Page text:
I assume that others on this list find themselves, more or less frequently, at a banquet, business diner or other meal where they, perhaps the lone kosher diner, are confronted with a hot meal double wrapped in an enormous volume of plastic or foil.
1. You have to puncture the plastic, the new microwaveable plastics do not just tear. You more or less have to attack them with lethal weapon.
2. As you tear the foil juices may spurt out onto the lap or an important client, or your boss.
4. What are you supposed to do with the mountain of foil and plastic, often dripping with juices?
4. The food usually doesn't taste very good after being wrapped in plastic and zapped.
This is not the chef's fault. Microwave ovens vary. Three minutes in the chef's microwave may not be the same as three minutes in the microwave at the banquet hotel.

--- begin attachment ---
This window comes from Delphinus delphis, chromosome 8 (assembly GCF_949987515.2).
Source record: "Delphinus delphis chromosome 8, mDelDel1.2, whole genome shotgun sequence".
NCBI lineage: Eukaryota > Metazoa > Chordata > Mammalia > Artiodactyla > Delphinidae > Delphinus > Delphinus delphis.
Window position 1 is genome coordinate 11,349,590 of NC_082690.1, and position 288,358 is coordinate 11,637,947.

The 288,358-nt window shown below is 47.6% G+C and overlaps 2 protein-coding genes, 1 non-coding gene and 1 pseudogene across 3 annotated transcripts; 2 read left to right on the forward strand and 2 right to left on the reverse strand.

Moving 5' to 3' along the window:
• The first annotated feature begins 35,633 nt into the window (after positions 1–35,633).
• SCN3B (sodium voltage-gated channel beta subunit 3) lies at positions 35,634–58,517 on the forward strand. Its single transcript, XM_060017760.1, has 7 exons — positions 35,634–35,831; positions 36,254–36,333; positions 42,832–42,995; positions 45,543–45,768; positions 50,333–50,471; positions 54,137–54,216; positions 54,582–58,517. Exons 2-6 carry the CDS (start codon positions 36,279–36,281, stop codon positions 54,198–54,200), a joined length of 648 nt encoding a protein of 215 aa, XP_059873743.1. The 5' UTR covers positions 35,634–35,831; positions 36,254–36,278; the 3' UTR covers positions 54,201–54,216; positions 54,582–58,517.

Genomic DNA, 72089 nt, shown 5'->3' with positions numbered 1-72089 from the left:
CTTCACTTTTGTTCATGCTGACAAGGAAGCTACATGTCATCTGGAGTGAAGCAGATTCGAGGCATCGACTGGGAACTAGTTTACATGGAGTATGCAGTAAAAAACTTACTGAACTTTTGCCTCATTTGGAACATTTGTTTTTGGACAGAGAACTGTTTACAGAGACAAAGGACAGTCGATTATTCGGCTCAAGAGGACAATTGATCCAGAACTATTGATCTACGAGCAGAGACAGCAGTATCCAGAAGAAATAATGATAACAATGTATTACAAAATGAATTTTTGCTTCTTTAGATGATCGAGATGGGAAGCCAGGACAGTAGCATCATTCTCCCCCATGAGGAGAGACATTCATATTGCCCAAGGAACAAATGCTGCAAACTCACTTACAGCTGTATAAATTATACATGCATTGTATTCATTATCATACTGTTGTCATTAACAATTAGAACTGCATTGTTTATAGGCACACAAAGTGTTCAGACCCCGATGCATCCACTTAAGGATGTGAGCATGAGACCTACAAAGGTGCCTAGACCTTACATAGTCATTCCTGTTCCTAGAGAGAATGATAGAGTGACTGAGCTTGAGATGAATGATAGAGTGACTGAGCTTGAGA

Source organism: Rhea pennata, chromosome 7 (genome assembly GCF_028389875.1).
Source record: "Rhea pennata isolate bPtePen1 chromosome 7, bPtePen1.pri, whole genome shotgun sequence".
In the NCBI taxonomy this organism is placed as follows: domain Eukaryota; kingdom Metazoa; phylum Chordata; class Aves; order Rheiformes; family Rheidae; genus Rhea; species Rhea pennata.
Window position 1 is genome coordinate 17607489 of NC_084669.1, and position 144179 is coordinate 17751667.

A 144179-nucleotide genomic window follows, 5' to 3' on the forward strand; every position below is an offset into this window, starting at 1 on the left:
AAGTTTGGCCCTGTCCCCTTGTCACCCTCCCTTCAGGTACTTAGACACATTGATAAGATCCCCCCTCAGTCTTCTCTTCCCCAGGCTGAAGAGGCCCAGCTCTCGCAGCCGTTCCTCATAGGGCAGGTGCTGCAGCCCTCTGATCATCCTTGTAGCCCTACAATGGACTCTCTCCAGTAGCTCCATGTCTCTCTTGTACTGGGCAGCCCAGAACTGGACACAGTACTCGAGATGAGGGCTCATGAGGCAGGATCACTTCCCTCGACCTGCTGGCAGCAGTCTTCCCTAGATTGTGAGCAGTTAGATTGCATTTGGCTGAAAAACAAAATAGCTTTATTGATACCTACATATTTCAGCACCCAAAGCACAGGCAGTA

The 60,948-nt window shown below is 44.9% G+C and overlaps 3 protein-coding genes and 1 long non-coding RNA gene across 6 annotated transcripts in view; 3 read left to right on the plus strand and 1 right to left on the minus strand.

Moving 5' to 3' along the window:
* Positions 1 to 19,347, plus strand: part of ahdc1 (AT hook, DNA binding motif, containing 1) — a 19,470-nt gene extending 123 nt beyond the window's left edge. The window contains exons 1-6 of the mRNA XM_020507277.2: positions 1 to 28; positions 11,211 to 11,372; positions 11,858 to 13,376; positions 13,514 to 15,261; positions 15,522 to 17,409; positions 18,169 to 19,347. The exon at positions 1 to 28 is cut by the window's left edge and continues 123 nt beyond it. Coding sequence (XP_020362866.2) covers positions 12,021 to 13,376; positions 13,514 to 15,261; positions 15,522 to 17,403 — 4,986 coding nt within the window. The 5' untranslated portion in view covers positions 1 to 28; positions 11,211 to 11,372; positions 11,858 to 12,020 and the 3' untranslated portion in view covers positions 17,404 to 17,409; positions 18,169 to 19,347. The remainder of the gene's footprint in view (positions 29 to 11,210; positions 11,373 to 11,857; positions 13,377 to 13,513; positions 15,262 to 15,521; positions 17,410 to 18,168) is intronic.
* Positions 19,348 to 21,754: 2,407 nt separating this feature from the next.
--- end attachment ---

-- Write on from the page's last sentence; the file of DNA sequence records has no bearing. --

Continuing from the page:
I actually have a proposal. It won't work in situations where an establishment keeps a freezer stocked with frozen kosher meals. But when caterers or restaurants are asked to prepare a fresh meal and send it to a local banquet hall, restaurant or executive lunchroom, they should consider telling the administrative assistant who is making the arrangements that they can serve the best meal possible by sending pre-plated food to be served at refrigerator or room temperature.
Less aluminum foil and plastic to dispose of, less risk of spilling the sauce all over your dinner companion, and we would all eat better food.